12/08/2011 6:04PM

Six Kentucky Derby prospects to watch in 2012

Hoofprints Inc.
Mr. Bowling is expected to hit the Kentucky Derby trail in Louisiana for trainer Larry Jones.

LOUISVILLE, Ky. - If the Kentucky Derby were run Saturday and not in May, Union Rags would be the likely favorite, with Breeders' Cup Juvenile winner Hansen and West Coast standout Creative Cause seemingly next in line.

But as most horseplayers are fully aware, a lot can and will happen to horses in one month, much less five. Physical setbacks can derail top prospects, no matter their talent level, as we saw last year with To Honor and Serve and Uncle Mo, who both missed the race. Others will fall off the Derby trail because of stamina issues or simply a shortage of talent.

On the flip side, horses will also rise from relative obscurity to become major players on the first Saturday in May, as Derby winner Animal Kingdom did this year after a synthetic and turf campaign that had most thinking he was more of a Polytrack performer than a dirt horse.

To get a feel for which horses might be flying under the radar this year, I sifted through past performances and race replays and came up with six horses who have the potential to make some noise on the Derby trail and perhaps in the big race itself. I shied away from pointing out the obvious ones, such as Delta Jackpot winner Sabercat, knowing that while he is not one of the early Derby favorites, he is already firmly in the Derby picture. Here is a look at the six, broken down by where they are expected to race next:


Mr. Bowling: Although bred to sprint, his ontrack performance has demonstrated he is superior at a mile or more.

In two routes, he won the Dover Stakes around two turns at a mile and 70 yards at Delaware in Oct. 8 before disappointing somewhat with a third-place finish in the Grade 3 Iroquois Stakes at Churchill on Oct. 30.

More so than his form, it is the history of trainer Larry Jones that makes this a colt to follow. Jones-trained runners historically improve with experience, particularly from age 2 to 3.

Seven Lively Sins: The Iroquois runner-up, he ran fourth in the Grade 3 Jackpot, a race that never set up for him. Usually a front-runner, he sat seventh early because of a hot pace and early trouble, leaving him without a realistic shot at victory.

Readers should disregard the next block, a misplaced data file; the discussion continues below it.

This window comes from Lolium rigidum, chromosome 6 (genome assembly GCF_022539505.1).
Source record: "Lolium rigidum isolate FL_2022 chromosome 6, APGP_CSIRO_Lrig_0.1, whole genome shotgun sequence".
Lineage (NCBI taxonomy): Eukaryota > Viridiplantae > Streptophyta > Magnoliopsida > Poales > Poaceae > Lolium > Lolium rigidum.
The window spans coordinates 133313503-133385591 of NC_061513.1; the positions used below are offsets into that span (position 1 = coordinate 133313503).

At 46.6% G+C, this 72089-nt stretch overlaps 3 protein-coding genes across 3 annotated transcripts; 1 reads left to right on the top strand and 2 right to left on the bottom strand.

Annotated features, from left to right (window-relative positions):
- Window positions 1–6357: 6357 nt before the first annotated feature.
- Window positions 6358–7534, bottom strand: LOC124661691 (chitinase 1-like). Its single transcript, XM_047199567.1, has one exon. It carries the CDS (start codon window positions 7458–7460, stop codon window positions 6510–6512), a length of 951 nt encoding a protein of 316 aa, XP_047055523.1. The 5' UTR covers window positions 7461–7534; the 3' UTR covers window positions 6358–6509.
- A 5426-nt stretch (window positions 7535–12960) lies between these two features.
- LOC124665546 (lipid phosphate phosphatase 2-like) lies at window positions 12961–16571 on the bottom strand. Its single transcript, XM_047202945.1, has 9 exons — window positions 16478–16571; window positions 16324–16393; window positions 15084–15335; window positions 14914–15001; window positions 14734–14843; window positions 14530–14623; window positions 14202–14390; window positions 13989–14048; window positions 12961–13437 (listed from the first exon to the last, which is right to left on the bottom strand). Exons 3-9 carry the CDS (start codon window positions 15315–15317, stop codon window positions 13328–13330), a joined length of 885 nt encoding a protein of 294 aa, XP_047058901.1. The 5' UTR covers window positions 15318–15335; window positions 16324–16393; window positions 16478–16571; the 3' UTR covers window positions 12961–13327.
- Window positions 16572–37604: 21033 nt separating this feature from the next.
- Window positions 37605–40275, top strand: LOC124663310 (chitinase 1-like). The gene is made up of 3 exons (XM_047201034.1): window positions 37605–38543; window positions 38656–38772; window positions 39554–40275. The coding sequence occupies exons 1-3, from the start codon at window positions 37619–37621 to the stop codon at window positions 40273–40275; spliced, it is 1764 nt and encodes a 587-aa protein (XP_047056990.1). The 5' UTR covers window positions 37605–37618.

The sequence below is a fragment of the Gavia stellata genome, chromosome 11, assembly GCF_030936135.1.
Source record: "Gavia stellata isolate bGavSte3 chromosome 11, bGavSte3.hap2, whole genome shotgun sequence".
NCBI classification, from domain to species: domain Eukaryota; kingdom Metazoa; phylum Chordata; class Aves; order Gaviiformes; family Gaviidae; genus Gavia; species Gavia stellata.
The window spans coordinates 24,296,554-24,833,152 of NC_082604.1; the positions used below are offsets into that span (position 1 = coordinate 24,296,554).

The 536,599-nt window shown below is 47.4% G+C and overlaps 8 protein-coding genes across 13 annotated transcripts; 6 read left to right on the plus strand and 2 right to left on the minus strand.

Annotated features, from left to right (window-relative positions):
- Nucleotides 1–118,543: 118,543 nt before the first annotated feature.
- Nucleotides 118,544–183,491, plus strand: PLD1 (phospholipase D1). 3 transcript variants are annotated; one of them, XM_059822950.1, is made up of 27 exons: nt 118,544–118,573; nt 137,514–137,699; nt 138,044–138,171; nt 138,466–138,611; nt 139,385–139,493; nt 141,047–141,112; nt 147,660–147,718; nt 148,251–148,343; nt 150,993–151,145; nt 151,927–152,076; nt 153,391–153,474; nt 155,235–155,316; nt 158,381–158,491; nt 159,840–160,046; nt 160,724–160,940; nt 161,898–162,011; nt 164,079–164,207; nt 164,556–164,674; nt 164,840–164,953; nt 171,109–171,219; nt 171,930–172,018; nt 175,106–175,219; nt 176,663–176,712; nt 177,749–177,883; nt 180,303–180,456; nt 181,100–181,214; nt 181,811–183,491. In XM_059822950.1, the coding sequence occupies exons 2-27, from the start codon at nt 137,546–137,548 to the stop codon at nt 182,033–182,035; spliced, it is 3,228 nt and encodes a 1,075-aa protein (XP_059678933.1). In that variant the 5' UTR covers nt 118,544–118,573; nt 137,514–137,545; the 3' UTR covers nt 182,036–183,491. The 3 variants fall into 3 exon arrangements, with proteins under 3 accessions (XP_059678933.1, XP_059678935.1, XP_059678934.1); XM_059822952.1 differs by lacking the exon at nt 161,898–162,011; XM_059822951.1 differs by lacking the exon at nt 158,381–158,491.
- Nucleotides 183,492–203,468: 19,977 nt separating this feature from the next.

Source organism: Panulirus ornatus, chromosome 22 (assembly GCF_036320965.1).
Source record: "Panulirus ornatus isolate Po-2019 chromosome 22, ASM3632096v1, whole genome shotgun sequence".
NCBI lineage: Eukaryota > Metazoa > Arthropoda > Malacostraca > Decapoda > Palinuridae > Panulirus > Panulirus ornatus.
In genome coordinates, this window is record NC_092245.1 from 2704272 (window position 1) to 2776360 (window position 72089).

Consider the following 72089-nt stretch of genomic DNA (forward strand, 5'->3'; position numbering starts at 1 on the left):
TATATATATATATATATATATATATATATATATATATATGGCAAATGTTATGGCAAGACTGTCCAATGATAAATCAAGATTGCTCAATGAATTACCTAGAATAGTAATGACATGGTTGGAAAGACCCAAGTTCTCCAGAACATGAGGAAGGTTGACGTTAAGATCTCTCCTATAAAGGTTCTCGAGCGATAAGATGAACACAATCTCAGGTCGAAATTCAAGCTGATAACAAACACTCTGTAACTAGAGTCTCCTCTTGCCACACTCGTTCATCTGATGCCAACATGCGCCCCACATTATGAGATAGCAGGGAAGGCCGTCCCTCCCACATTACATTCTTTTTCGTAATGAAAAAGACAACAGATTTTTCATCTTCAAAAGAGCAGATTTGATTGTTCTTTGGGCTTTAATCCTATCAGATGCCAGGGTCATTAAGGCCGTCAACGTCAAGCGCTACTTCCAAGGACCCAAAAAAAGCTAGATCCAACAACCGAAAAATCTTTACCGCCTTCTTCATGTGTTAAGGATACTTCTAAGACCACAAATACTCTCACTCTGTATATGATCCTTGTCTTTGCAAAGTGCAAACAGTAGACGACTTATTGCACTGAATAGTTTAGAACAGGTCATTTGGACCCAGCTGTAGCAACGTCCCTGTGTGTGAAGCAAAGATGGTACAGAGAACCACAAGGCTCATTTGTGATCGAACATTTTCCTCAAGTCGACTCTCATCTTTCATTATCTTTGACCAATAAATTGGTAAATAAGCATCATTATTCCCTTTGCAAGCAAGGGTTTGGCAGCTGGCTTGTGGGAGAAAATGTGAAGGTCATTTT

He rallied and probably gained three races' worth of racing experience in one start. He lacks a 1 1/4-mile pedigree but is one to watch on the Derby trail in races at 1 1/16 miles or shorter.

Sir Bond: A son of 2007 Derby winner Street Sense, this colt rallied powerfully to be second behind the talented Hierro when debuting at Churchill Downs Nov. 9. Away awkwardly, he raced greenly and wide and still managed to run a 74 Beyer Speed Figure at seven furlongs.

He has since worked a couple times at Fair Grounds and looks like a colt who should graduate from the maiden ranks in his next start, probably going two turns.


Indian Ambush: Although not eye-catching in stature, his two ontrack performances have been. He rallied to be fifth in his debut going six furlongs, galloping out in front of the field past the wire, and then won over a good maiden field going two turns at Churchill on Nov. 26.

After being a little keen for a quarter-mile, he relaxed kindly for jockey Javier Castellano, and when sent down in the stretch, he accelerated away from the opposition like a horse with a bright future.

Trained by Bill Mott, he appears most likely to return next in a two-turn entry-level allowance at Gulfstream.

Battle Hardened: Like most offspring of Giant's Causeway, this colt has a pedigree for success in distance races.

He ran second to Indiana Ambush Nov. 26, beaten two lengths, but had the wider trip, losing a couple of lengths of ground around the turn.

He's speedy, long striding, and game − and unlikely to be a maiden after his next race.


Daddy Nose Best: Having raced in five consecutive turf routes, capped by an allowance triumph on the Churchill turf Nov. 26, he is easy to view as strictly a grass horse. But that would ignore the fact that he was second over the Churchill Downs main track in his debut at Churchill Downs in June, when he was beaten by eventual Bashford Manor winner Exfactor.

He is reminiscent of Silver Medallion, whom Steve Asmussen trained to win the El Camino Real Derby at Golden Gate last year before the colt ran fourth in the Santa Anita Derby on dirt.